Market research companies are another way to earn miles or, better yet, revive about-to-expire miles. The reason I say “better yet” is because these sites require you to take marketing surveys that can be time consuming because you have to take a lot of surveys in order to reach a certain threshold before they will credit your mileage account. e-miles.com, for example, is affiliated with a whole bunch of airline programs. A five-minute survey might earn you 15 points or miles. You’d have to take about 33 such surveys in order to hit their 500-point threshold. It’s a time-consuming way to earn about five bucks worth of points. But if it will save you thousands of already-accrued miles, that’s a plane of a different feather.

Another way to keep your mileage boat afloat (or is it a-wing?) is by taking up the airlines on reducing your miles by using them to purchase something from their “store.” I have done that by buying a one-year subscription to Conde Nast Traveler. It cost me very few miles. I thereby preserved the rest of the miles in that account until the next deadline. Some airlines will allow you to make minimal donations to charities as well.

For lots of tips on frequent flier programs, check out that www.frequentflier.com site.

Santa Clara County, California to set Healthful Nutrition Standards

I live in San Jose. It’s a city of almost one million people. If you don’t know it, San Jose accounts for most of the population of Santa Clara County. Most of Silicon Valley resides in this county. You may have heard of some of the corporations that reside here: Apple, Cisco Systems, Intel, HP, eBay, Netflix. The list is almost endless. There is a lot of money in this area. And while there are a lot of vegetarian and vegan eateries in which the more-educated and health-conscious can chow down, people here seem to be getting fatter, just like the rest of America.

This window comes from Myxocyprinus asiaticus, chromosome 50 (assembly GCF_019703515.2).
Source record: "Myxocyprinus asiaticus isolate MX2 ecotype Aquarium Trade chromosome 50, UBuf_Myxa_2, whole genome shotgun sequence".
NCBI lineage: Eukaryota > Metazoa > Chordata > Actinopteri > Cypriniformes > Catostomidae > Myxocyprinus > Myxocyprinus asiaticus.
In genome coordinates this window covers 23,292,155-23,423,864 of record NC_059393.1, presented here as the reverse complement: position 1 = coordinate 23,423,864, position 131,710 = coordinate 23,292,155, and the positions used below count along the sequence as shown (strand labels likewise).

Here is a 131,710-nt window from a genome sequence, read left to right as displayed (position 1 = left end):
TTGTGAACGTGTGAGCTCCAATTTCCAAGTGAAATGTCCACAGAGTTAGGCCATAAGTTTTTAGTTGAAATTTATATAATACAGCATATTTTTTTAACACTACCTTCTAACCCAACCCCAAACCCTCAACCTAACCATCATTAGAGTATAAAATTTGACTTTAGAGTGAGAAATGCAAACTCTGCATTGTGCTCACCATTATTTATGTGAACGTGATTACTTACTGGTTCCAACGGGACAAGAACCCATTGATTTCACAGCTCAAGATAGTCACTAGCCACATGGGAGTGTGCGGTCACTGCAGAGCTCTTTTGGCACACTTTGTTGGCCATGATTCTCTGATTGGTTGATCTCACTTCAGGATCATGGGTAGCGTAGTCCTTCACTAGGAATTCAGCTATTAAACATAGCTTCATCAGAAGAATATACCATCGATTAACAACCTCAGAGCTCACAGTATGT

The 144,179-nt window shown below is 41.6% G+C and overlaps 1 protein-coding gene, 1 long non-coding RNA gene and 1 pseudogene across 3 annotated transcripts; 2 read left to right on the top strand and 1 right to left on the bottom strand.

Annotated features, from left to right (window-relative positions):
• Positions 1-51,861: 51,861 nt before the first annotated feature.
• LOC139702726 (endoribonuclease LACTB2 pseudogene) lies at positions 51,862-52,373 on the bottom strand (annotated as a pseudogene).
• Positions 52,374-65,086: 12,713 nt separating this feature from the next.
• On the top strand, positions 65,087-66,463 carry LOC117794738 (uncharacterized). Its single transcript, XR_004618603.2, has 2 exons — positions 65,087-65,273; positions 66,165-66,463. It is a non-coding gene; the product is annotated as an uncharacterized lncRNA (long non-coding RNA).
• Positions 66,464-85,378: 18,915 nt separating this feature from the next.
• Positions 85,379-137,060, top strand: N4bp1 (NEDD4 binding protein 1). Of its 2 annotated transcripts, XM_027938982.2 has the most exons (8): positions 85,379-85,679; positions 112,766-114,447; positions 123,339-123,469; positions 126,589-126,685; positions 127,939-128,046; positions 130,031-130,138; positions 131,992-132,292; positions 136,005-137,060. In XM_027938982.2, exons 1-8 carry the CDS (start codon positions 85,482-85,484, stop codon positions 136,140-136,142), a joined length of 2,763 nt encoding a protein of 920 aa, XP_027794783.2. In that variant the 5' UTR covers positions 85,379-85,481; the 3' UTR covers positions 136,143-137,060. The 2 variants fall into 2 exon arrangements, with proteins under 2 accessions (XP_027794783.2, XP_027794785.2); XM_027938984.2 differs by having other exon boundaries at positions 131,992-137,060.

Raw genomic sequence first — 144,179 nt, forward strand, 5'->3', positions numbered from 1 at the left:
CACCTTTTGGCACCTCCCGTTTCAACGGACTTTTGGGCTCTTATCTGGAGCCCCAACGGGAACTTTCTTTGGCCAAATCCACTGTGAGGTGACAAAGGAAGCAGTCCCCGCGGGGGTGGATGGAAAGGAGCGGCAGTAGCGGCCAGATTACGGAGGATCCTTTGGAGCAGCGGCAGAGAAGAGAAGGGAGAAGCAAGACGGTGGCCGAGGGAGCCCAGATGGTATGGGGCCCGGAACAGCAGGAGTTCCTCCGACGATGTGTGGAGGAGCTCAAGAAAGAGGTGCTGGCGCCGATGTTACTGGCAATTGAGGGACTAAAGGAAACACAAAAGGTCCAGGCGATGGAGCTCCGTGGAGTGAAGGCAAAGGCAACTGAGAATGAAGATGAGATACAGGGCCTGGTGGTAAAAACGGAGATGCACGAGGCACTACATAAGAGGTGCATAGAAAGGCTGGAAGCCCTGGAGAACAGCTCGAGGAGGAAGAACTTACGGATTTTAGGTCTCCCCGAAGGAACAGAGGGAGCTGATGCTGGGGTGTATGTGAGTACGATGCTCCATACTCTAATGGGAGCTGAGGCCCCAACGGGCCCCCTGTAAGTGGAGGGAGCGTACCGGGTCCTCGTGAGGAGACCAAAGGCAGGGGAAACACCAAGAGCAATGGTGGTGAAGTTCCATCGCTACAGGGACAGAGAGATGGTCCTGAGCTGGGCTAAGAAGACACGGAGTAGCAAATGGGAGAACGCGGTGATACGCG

County facilities themselves have not been doing a great job of limiting junk –or at least junky – food. Until now, that is. The county board of supervisors is embarking on a policy to reduce the county’s role as an enabler of people’s bad dietary habits. The idea is to set nutritional standards for any edibles or potables that are offered at county facilities.

Can vending machines become a source of good nutrition?

Vending machines at government facilities already have a 50-percent minimum healthful content requirement. In a pilot program, officials had a vending contractor load one machine in the county building with only items meeting the better nutrition standards. Over the course of a year this machine generated the most revenue by far of any machine in the building. While revenues from all other vending devices dropped, the income from the pilot machine more than compensated.

Starting next July, jails, probation facilities, and even the county fair will have to clean up – or at least tidy up – their acts. In an article in February 28, 2012 San Jose Mercury News, reporter Tracy Seipel quotes Supervisor Ken Yeager, who introduced the regulation: “When you think of how any meals are served to people under custodial care, particularly younger people, and in hospitals, why not give them more nutritional foods?”